Many individuals are now using health savings accounts (HSAs) as a way to supplement their traditional retirement accounts, such as 401ks. An HSA allows users to pay for health related expenses, such as office visit copays, deductibles, and medication. Users can also use the accounts to save for future medical expenses, premiums for health insurance, or even Medicare premiums.
In order to participate in an HSA, a person must be covered by a high-deductible health plan (HDHP), which is a type of insurance plan that typically has lower premiums than a traditional plan, but has a much higher deductible. The current maximum contributions for 2008 are $2,900 for individuals and $5,800 for families and this is done on a pre-tax basis. Money deposited in the account grows tax free and is not taxed when used for an eligible expense either. HSAs differ from flexible spending accounts (FSAs) in that money in the account can accumulate over the years and is not required to be spent or lost each year. "HSAs offer a triple tax advantage," says JoAnn Laing, President & CEO of Information Strategies, Inc. (parent company of www.HSAfinder.com) and author of The Small Business Guide to HSAs and The Consumer’s Guide to Health Savings Accounts. HSAs are also portable and not tied to a specific employer as with an FSA.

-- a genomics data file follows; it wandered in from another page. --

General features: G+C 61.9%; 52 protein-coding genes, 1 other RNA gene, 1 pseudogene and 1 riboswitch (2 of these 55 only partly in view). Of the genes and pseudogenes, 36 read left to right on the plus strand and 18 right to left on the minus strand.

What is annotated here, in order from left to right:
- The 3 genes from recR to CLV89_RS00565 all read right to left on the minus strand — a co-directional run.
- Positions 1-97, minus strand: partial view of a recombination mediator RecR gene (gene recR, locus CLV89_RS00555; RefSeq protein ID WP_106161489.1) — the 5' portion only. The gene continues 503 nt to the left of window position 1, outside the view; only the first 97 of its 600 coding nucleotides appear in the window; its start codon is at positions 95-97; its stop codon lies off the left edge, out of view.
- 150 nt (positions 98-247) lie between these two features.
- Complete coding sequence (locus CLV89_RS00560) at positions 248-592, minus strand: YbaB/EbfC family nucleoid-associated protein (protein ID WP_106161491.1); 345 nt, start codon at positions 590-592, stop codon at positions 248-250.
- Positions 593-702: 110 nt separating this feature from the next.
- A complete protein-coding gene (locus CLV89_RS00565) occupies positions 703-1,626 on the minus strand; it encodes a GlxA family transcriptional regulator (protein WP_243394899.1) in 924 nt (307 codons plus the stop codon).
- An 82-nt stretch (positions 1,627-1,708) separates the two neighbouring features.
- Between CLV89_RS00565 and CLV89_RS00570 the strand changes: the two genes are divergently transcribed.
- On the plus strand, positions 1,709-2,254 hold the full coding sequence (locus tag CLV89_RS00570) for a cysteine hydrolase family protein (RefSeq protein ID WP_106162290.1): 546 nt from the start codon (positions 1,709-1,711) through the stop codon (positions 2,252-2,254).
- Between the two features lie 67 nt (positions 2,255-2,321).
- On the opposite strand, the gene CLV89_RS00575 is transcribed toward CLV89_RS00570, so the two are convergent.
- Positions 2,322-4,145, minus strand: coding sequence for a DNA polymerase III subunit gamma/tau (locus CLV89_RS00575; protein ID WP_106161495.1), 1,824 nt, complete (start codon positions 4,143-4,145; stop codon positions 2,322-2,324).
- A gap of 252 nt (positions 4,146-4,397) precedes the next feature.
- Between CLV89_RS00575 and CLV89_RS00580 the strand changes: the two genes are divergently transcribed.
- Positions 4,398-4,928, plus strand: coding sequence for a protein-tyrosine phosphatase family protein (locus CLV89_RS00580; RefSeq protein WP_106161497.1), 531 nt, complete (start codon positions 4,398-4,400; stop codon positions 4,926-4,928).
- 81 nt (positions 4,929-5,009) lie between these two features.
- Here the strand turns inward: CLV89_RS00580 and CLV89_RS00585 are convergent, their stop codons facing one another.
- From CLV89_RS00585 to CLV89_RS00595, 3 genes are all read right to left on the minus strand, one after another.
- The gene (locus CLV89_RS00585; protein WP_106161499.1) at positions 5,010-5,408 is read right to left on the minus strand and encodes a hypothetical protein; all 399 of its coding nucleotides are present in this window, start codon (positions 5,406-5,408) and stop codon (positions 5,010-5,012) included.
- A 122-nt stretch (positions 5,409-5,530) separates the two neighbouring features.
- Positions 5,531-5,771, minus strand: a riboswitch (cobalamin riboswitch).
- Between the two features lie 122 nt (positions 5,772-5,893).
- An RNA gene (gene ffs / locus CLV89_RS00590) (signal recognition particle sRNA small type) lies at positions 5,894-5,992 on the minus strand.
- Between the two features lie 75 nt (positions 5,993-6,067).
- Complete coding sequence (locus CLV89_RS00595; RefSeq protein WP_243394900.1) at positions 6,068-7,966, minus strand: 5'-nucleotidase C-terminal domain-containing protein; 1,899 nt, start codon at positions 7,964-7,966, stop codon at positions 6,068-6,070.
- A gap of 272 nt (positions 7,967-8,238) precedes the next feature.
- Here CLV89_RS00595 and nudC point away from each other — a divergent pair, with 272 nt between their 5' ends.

In terms of using an HSA as a source of retirement income, people 55 years of age and older are eligible to make catch-up contributions to their account. For 2008, an extra $900 is permitted, then $1,000 in 2009 and so on. Once the person hits 65, distributions from the account for non-medical related items are taxed as normal income would be. However, unlike an IRA, there are no mandatory age-related distributions from an HSA, so money can be allowed to grow indefinitely.